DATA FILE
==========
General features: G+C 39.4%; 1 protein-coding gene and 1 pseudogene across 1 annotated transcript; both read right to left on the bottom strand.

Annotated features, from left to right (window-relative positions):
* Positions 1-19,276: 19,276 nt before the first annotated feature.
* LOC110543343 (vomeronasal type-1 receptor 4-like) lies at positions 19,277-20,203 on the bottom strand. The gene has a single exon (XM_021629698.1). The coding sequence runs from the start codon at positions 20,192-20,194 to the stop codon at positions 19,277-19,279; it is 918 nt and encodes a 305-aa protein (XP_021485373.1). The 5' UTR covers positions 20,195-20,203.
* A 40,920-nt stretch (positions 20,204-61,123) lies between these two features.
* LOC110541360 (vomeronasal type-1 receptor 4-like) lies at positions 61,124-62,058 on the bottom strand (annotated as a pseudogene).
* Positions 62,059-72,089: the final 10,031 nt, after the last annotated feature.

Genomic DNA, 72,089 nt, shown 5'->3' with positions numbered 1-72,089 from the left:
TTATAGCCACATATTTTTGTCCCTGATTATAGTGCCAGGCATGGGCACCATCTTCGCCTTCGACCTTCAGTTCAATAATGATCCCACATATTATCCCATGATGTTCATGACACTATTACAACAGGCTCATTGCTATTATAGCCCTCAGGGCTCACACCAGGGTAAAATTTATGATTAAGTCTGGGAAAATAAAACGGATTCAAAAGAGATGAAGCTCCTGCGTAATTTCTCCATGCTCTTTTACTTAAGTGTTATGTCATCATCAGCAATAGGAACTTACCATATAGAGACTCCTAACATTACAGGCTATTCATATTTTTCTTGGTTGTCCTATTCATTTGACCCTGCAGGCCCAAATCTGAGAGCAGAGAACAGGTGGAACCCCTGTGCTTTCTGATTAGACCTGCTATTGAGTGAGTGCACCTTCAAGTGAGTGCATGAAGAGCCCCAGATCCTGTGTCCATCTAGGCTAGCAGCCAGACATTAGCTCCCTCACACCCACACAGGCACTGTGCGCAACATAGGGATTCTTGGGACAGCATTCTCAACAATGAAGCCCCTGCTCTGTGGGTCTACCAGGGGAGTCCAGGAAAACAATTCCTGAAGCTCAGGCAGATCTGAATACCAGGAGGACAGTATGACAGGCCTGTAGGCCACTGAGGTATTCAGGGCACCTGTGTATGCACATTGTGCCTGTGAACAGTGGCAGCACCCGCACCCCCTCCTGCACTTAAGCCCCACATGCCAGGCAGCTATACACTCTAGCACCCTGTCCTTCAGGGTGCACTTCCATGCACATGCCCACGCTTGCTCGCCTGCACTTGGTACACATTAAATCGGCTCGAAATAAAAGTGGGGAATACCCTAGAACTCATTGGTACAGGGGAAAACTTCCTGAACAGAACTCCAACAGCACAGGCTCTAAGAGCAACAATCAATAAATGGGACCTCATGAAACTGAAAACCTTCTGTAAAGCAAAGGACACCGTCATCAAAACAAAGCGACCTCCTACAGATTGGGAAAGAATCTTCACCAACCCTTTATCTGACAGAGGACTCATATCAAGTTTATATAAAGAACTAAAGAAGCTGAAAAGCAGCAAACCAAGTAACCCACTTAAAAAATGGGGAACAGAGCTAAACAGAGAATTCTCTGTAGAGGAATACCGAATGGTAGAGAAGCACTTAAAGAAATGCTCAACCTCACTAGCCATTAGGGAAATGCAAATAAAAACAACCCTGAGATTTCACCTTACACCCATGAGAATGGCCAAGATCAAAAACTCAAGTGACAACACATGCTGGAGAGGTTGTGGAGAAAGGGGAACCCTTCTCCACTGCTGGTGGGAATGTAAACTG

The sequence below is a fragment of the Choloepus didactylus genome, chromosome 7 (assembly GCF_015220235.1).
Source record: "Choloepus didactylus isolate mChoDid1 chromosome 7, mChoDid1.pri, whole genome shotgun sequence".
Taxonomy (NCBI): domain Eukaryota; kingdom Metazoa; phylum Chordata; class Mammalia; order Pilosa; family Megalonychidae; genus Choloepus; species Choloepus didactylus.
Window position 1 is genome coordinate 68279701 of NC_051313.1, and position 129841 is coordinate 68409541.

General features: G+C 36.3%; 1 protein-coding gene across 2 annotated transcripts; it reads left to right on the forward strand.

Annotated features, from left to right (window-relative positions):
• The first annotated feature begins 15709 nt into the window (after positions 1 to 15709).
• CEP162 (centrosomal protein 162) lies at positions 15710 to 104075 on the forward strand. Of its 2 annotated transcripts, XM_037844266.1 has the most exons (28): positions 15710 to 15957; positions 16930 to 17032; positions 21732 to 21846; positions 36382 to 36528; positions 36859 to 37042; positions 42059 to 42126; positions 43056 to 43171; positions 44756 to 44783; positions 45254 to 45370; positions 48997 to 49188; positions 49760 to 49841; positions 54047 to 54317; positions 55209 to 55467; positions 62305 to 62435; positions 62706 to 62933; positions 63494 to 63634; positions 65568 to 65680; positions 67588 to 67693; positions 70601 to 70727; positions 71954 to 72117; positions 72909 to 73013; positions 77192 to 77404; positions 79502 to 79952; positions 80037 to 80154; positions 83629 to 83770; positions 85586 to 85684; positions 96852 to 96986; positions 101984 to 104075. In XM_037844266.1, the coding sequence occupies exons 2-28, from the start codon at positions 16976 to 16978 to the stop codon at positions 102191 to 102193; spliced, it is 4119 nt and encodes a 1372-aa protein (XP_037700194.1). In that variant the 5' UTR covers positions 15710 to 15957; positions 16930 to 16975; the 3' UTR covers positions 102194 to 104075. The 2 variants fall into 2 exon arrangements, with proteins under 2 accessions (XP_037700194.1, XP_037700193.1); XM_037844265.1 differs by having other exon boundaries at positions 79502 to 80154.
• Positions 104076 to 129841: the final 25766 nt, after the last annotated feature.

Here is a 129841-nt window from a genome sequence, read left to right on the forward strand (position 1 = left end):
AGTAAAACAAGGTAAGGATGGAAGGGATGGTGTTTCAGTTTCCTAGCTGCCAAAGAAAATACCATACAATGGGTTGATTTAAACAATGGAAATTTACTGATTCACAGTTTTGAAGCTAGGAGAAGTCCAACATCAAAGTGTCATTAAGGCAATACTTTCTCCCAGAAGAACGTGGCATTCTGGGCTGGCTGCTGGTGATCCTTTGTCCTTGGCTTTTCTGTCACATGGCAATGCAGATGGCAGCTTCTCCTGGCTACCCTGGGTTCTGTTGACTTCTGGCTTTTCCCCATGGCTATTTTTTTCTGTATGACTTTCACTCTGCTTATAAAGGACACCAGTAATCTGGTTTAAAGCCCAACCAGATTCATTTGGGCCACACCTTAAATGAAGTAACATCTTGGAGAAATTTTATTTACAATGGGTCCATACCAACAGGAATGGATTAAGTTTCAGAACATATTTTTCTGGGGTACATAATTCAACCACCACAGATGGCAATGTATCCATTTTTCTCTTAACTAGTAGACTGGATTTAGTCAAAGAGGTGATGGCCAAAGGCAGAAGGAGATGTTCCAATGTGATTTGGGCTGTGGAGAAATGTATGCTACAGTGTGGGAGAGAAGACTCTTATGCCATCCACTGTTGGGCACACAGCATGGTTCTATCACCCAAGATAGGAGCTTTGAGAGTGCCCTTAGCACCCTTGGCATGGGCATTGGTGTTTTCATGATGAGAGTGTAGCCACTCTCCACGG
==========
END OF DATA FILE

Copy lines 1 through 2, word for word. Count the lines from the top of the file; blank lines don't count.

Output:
General features: G+C 39.4%; 1 protein-coding gene and 1 pseudogene across 1 annotated transcript; both read right to left on the bottom strand.

Annotated features, from left to right (window-relative positions):